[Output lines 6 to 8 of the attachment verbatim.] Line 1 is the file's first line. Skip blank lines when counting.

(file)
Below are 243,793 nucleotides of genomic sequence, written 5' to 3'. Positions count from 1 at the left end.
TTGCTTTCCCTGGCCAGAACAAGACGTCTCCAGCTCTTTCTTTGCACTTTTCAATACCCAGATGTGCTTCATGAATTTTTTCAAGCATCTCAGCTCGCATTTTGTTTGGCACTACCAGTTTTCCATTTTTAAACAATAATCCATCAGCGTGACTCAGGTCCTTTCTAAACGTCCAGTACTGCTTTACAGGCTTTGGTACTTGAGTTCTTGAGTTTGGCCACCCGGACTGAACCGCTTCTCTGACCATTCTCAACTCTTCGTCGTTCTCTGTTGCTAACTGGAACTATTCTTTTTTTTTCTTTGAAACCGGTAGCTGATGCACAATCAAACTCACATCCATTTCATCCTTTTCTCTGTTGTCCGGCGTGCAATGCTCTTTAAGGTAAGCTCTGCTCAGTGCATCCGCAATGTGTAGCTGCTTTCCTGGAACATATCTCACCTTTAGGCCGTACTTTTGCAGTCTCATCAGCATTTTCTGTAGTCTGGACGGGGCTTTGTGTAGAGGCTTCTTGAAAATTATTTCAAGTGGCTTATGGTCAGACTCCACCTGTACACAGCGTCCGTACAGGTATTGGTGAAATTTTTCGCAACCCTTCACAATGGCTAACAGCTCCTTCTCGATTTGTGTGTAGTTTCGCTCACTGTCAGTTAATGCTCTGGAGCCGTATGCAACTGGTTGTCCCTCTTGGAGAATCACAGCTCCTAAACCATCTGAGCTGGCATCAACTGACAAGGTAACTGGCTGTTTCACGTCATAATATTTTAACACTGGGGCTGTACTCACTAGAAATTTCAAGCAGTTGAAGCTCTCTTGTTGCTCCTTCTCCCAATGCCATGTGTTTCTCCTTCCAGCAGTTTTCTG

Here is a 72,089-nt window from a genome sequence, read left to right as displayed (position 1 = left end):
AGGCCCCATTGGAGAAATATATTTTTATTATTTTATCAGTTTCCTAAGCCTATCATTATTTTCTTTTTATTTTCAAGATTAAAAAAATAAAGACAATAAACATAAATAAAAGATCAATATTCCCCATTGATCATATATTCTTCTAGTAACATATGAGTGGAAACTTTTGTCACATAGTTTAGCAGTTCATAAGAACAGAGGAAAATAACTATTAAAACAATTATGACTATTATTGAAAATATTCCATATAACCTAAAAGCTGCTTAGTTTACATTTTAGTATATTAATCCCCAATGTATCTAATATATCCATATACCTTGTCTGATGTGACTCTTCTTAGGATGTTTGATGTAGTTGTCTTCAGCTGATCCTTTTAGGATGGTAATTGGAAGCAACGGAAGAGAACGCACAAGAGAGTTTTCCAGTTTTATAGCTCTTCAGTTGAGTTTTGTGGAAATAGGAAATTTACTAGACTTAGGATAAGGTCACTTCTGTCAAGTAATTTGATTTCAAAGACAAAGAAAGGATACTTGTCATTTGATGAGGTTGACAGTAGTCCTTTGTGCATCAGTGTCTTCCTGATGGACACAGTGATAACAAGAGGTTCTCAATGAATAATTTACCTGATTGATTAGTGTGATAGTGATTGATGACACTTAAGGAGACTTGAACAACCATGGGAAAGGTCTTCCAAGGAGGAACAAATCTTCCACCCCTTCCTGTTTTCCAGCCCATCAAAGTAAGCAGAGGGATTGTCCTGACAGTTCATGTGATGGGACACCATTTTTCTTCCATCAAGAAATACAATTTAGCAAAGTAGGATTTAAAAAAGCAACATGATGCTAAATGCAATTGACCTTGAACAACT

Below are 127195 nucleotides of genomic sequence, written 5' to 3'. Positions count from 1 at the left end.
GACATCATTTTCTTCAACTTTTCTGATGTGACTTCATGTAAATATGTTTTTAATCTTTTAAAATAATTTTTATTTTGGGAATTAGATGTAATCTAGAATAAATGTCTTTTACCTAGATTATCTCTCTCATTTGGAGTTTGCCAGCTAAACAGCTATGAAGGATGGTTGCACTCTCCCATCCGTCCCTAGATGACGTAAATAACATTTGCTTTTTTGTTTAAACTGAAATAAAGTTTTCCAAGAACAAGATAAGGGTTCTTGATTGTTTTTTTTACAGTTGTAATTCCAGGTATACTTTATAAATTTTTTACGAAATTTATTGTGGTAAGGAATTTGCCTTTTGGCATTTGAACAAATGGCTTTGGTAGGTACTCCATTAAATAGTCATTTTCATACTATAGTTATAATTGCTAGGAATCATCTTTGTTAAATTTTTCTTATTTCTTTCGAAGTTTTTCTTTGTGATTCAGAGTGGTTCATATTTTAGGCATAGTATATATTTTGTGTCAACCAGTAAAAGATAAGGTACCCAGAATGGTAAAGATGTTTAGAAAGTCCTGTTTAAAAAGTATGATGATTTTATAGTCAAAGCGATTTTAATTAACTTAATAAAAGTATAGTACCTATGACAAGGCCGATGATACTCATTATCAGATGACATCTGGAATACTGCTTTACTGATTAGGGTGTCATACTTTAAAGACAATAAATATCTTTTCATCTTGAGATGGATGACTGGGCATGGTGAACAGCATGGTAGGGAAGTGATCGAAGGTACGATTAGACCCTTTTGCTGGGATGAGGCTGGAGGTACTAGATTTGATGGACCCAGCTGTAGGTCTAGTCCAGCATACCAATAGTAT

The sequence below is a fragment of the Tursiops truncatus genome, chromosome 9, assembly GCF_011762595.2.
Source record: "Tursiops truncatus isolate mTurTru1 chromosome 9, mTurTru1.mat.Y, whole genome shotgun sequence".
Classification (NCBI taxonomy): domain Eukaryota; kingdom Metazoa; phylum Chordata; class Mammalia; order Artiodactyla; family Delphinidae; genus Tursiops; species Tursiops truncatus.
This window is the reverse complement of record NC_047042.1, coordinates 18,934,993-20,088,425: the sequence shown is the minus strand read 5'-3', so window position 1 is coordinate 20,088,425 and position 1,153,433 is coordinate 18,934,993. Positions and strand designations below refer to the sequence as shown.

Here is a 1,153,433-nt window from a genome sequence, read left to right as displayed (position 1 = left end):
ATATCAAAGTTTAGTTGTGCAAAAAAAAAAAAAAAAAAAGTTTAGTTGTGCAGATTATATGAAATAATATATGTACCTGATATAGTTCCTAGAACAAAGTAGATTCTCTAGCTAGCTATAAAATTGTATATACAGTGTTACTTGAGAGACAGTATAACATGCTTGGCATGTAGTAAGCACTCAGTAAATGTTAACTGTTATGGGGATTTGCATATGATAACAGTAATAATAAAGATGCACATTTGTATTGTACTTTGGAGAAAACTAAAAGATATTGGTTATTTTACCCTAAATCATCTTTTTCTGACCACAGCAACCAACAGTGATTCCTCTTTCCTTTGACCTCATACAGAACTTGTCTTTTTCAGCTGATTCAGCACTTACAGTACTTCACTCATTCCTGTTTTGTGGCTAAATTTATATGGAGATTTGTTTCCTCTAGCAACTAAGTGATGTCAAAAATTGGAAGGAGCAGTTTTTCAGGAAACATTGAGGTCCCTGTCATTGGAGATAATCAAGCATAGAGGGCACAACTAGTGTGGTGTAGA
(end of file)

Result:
GACATCATTTTCTTCAACTTTTCTGATGTGACTTCATGTAAATATGTTTTTAATCTTTTAAAATAATTTTTATTTTGGGAATTAGATGTAATCTAGAATAAATGTCTTTTACCTAGATTATCTCTCTCATTTGGAGTTTGCCAGCTAAACAGCTATGAAGGATGGTTGCACTCTCCCATCCGTCCCTAGATGACGTAAATAACATTTGCTTTTTTGTTTAAACTGAAATAAAGTTTTCCAAGAACAAGATAAGGGTTCTTGATTGTTTTTTTTACAGTTGTAATTCCAGGTATACTTTATAAATTTTTTACGAAATTTATTGTGGTAAGGAATTTGCCTTTTGGCATTTGAACAAATGGCTTTGGTAGGTACTCCATTAAATAGTCATTTTCATACTATAGTTATAATTGCTAGGAATCATCTTTGTTAAATTTTTCTTATTTCTTTCGAAGTTTTTCTTTGTGATTCAGAGTGGTTCATATTTTAGGCATAGTATATATTTTGTGTCAACCAGTAAAAGATAAGGTACCCAGAATGGTAAAGATGTTTAGAAAGTCCTGTTTAAAAAGTATGATGATTTTATAGTCAAAGCGATTTTAATTAACTTAATAAAAGTATAGTACCTATGACAAGGCCGATGATACTCATTATCAGATGACATCTGGAATACTGCTTTACTGATTAGGGTGTCATACTTTAAAGACAATAAATATCTTTTCATCTTGAGATGGATGACTGGGCATGGTGAACAGCATGGTAGGGAAGTGATCGAAGGTACGATTAGACCCTTTTGCTGGGATGAGGCTGGAGGTACTAGATTTGATGGACCCAGCTGTAGGTCTAGTCCAGCATACCAATAGTAT

The sequence below is a fragment of the Tursiops truncatus genome, chromosome 9, assembly GCF_011762595.2.
Source record: "Tursiops truncatus isolate mTurTru1 chromosome 9, mTurTru1.mat.Y, whole genome shotgun sequence".